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Subject: Re: [xacml] New core and multiple resource profile and hierarchical

Hi Erik,

Thanks for the input. I think there are still some fundamental misunderstandings of what exactly the issue is that I have been raising here (maybe not, maybe I am misunderstanding something in which case, I will be happy to close the issue, but not there yet). I will address your comments below after prelim comment:

First, for people who have been observing this seemingly endless sequence of extremely detailed emails, please rest assured that I believe there is a significant issue that needs to be addressed. Here are a couple introductory points to consider:
  • As a result of the natural complexity of the problem of identifying the applicable policies to apply to a requested resource that can be known to policies under more than one "normative hierarchical name" (where the "hierarchical" name either contains the hierarchical info internally, as in the case of URI, or whether the name is an unstructured unique string that uniquely identifies the resource in some external resource collection, whereby the contexthandler before submitting the request is able to identify and collect all the relevant names of "hierarchical" ancestor nodes to the requested resource node), these emails have had to contain enough detail to address some specific somewhat subtle characteristics of the process for collecting the list of ancestor nodes.
  • To further help frame the issue, it should be commonly understood that when a PEP submits a request, it is first handled by a context handler, which is defined in XACML to handle input requests as follows:
    • "converts decision requests in the native request format to the XACML canonical form"
  • Therefore the context handler needs to know, given a requested resource, how to assemble the list of ancestors for that resource to submit with the request as part of its responsibility of converting the request to "XACML canonical form".
  • The current document, before the modifications I made, had effectively defined two methods of ancestor collection:
    • an explicit method: defined by the algorithms in section 3.2
    • an implicit method: implied by the definition in section 2.2 of how to form a URI that could be used with the hierarchical profile, and by the anyURI methods described in section 4.3 intended to be used by policies that apply to resources identified using the guidelines of section 2.2
  • As it turns out, as can be understood in detail by reviewing the chain(s) of emails on this subject in Jan-Feb-Mar 2009,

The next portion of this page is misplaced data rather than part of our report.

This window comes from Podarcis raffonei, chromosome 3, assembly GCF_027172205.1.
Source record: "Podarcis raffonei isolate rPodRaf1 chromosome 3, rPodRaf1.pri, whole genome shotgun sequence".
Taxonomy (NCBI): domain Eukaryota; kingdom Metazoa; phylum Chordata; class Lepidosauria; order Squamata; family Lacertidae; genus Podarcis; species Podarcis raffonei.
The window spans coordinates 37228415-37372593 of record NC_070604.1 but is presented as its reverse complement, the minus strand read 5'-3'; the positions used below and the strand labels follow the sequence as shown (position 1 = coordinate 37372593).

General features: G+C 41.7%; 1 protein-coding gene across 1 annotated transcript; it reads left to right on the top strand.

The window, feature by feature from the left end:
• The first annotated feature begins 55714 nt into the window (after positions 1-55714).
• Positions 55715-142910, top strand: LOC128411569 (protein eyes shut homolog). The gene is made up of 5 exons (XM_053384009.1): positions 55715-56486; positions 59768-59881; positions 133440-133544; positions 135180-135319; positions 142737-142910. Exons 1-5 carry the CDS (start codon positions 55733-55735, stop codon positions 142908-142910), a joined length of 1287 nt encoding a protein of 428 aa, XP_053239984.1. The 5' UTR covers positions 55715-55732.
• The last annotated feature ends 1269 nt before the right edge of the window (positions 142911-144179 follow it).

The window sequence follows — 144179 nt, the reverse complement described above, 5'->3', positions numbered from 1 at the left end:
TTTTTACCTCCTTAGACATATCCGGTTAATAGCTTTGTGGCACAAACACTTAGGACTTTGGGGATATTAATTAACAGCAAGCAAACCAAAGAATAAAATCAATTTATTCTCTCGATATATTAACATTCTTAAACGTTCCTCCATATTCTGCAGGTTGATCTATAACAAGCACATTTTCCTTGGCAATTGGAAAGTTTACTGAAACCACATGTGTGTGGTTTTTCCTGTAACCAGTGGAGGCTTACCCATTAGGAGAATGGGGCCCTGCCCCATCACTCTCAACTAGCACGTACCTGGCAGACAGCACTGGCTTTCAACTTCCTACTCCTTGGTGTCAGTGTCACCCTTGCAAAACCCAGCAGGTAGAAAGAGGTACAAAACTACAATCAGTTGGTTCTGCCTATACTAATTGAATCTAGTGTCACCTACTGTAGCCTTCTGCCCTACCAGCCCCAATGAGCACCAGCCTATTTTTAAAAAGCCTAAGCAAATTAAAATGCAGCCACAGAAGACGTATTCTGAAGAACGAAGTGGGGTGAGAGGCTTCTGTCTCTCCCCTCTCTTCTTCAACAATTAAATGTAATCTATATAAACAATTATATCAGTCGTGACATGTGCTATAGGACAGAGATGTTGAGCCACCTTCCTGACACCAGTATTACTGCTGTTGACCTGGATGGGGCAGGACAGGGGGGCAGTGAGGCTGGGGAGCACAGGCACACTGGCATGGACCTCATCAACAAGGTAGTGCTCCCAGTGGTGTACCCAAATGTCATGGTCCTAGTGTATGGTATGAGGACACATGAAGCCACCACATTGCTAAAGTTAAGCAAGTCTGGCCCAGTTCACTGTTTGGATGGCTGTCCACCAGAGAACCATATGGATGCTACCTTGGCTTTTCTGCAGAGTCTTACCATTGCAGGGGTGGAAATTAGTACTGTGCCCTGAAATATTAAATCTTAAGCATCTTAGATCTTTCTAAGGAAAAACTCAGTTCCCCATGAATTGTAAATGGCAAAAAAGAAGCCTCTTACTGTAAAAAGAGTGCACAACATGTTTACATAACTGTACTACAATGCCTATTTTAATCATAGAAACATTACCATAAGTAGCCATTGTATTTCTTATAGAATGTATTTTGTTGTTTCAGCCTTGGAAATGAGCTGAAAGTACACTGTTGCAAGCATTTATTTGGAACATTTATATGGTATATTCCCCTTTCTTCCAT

• the explicit methods in section 3.2 imply that the resources are collected in a manner that assumes that policies will be written with the "mindset" of protecting a hierarchical resource structured as a DAG.
    • the implicit methods of sections 2.2/4.3 effectively imply that the resources are collected in a manner that assumes that policies will be written with the "mindset" of protecting a hierarchical resource structured as a forest. (For example, if a node has 2 normative URIs, then it is a member of 2 trees in the forest - policies written using anyURI will be applicable if their scope includes either of the 2 normative URIs
  • This is roughly the point I was at when I started raising this issue. The first thing I noticed was that there were effectively 2 different ancestor collection methods at work, which had the following curious properties:
    • the methods in section 3.2 involve collecting ancestors of the resource that are not "direct" ancestors, in the sense that if the resource's parent has a parent that is not directly connected then policies associated with that ancestor apply to the requested resource
      • To use the common "sibling" terminology, a "direct" ancestor would be a bloodline ancestor, such as a grandparent. In "indirect" ancestor would be equivalent to a "step-grandparent", i.e. one not connected by bloodline, but that established a relation with the bloodline parent "after the fact" and now has an "indirect" relation with the "step-grandchild".
    • So the question which "lights all the fires" on this issue is whether a "step-grandparent" should have an equal relation with the requested resource as a bloodline "grandparent".